Reviews for Mealworm Diaries
Booklist Reviews 2009 April #2
After his family moves from rural Nova Scotia to Toronto, Jeremy has a hard time settling in to his new school. His adjustment feels even harder after he is paired with a socially awkward student, Aaron, in a science-fair project involving mealworms. Jeremy is embarrassed by Aaron's frequently out-of-control behavior, and he acts with cruelty towards his partner. As the story unfolds through flashbacks, readers learn that Jeremy feels responsible for the death of his father, and as he gradually accepts the truth of his dad's fatal accident, Jeremy also gains compassion for Aaron. In her debut novel, Kerz effectively conveys the insular social dynamics of a grade-school classroom and presents winning portraits of Jeremy and his understanding family and teacher. Readers will enjoy this quiet story as they absorb its simple but timeless message about the importance of kindness. Copyright 2009 Booklist Reviews.
Kirkus Reviews 2009 March #2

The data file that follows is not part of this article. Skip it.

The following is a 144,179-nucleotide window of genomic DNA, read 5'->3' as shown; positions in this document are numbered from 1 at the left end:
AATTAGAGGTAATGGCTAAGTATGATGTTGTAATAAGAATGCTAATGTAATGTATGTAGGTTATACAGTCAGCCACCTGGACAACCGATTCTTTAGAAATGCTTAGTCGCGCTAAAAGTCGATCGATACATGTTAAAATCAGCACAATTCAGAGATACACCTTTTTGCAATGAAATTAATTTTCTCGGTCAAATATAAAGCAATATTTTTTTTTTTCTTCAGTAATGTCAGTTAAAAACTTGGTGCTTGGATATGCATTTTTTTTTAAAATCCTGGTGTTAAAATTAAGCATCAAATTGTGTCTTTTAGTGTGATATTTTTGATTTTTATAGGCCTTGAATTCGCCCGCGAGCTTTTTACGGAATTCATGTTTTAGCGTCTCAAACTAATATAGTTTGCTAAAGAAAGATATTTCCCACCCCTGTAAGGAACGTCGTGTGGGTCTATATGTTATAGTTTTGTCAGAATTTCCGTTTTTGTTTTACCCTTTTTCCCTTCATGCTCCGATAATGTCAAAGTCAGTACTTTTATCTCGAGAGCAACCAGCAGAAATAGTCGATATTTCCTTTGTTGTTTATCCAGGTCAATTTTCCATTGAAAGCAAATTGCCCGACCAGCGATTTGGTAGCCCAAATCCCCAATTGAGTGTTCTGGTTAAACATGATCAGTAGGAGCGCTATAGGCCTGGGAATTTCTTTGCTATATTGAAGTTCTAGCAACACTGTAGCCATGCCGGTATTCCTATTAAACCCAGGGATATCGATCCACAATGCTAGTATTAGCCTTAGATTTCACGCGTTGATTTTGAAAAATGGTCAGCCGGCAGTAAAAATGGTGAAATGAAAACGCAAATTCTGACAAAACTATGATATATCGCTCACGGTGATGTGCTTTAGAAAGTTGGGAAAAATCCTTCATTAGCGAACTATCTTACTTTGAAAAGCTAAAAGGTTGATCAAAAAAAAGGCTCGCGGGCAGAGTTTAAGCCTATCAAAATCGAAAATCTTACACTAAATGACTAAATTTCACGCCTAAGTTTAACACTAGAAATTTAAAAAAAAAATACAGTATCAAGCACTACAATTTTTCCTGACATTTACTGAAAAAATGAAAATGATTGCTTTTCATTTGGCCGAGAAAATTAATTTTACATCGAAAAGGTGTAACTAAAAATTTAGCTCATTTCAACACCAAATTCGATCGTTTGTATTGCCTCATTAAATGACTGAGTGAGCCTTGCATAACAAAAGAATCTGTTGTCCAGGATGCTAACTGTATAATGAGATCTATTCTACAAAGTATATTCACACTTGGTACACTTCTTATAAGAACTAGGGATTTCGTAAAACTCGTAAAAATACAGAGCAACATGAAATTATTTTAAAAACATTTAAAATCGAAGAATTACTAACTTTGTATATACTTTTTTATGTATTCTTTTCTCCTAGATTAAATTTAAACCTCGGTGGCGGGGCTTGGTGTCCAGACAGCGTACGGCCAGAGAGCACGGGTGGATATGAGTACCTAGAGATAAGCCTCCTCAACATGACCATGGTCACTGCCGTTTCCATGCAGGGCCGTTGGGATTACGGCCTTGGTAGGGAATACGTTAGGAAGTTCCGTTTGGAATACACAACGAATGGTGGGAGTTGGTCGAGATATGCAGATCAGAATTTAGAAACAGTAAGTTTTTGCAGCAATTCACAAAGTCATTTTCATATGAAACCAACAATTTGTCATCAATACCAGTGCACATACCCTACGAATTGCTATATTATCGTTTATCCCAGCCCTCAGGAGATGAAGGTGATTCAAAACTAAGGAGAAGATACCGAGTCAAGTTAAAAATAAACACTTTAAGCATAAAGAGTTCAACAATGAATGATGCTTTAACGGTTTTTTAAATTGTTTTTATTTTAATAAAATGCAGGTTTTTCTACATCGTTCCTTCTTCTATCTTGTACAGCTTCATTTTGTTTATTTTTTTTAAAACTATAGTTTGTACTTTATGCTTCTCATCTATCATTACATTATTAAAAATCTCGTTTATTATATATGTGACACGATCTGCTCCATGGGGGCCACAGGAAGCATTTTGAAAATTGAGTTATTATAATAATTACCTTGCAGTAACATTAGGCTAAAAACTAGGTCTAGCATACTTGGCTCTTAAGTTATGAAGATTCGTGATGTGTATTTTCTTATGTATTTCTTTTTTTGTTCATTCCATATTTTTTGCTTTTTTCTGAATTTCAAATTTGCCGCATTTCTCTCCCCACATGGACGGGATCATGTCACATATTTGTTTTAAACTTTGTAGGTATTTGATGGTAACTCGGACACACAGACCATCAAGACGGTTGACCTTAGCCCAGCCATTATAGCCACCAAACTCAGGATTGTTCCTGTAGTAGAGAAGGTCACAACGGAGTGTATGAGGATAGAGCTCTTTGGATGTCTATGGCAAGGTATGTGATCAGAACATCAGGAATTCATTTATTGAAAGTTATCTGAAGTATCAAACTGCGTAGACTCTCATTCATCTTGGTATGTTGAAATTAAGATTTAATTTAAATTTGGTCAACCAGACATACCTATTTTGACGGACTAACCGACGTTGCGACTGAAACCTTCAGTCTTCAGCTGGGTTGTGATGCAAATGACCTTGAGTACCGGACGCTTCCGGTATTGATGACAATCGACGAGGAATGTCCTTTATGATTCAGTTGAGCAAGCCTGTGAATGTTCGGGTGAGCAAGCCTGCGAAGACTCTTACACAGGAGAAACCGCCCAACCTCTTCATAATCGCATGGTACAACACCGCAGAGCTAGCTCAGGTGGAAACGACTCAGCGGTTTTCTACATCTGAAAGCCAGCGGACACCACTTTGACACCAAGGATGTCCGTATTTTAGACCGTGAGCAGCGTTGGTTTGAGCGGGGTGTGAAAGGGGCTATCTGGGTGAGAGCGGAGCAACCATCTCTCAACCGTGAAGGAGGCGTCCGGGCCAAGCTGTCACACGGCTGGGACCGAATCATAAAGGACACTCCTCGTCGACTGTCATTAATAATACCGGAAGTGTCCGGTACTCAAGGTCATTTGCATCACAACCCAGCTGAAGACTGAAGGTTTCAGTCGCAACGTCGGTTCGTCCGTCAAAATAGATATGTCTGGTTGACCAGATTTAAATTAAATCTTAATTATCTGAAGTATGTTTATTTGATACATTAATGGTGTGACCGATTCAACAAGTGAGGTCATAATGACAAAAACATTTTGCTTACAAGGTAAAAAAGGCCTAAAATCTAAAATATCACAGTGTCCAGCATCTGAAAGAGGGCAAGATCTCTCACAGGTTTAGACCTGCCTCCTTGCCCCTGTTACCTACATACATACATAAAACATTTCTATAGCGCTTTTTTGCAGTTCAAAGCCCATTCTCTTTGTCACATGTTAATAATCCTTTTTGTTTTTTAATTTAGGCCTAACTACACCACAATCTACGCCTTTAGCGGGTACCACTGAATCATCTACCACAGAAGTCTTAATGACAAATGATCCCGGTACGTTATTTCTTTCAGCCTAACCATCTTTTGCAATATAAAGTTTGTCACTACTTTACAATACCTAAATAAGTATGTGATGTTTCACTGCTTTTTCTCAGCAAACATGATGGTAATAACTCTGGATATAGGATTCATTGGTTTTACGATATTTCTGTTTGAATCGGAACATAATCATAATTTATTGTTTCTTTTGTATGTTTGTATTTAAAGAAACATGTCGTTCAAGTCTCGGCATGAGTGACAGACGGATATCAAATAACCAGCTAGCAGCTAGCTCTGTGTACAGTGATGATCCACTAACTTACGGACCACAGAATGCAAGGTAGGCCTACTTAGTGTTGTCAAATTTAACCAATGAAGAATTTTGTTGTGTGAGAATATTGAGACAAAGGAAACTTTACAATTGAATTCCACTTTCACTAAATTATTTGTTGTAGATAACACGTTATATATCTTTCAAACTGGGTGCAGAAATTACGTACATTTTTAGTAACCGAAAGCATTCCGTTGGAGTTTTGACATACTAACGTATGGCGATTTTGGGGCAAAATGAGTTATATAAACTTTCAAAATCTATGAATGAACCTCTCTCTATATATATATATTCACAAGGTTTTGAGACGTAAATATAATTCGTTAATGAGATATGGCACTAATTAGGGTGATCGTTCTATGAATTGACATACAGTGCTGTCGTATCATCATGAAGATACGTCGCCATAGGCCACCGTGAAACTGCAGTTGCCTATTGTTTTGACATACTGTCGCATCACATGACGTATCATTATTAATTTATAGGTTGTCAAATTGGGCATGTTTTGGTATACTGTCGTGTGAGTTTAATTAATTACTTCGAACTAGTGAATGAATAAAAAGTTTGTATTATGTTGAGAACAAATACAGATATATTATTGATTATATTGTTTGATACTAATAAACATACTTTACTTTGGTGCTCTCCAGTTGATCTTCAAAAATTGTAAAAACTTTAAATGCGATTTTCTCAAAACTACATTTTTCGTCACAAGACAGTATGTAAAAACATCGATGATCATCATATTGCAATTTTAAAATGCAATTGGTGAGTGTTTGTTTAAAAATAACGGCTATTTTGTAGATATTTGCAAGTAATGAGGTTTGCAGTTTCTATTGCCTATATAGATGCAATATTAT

Still mourning the death of his father, Jeremy finds that his new life in Toronto is made more difficult by an impulsive classmate, his assigned partner in a long-term science project that involves the mealworms of the title. Aaron "Cantwait" not only has difficulty staying on task, he is awkward and clumsy, but he sees Jeremy as a friend. By day, Jeremy struggles to distance himself from the boy and fit into his new school; at night he relives the motorcycle accident that killed his father and injured his leg, an accident he believes he caused. In spite of his mother's patient understanding, he is mortified that his nightmares make him wet the bed. This moving first novel deftly weaves these serious issues into a realistic depiction of an ordinary boy moving forward despite his loss and doing the right thing by his troubled classmate. While Jeremy is the focus of the third-person narrative, his growing interest in a girl and involvement in coeducational sports activities--cross-country track and rope skipping--will add interest for all readers of this poignant tale. (Fiction. 9-12) Copyright Kirkus 2009 Kirkus/BPI Communications.All rights reserved.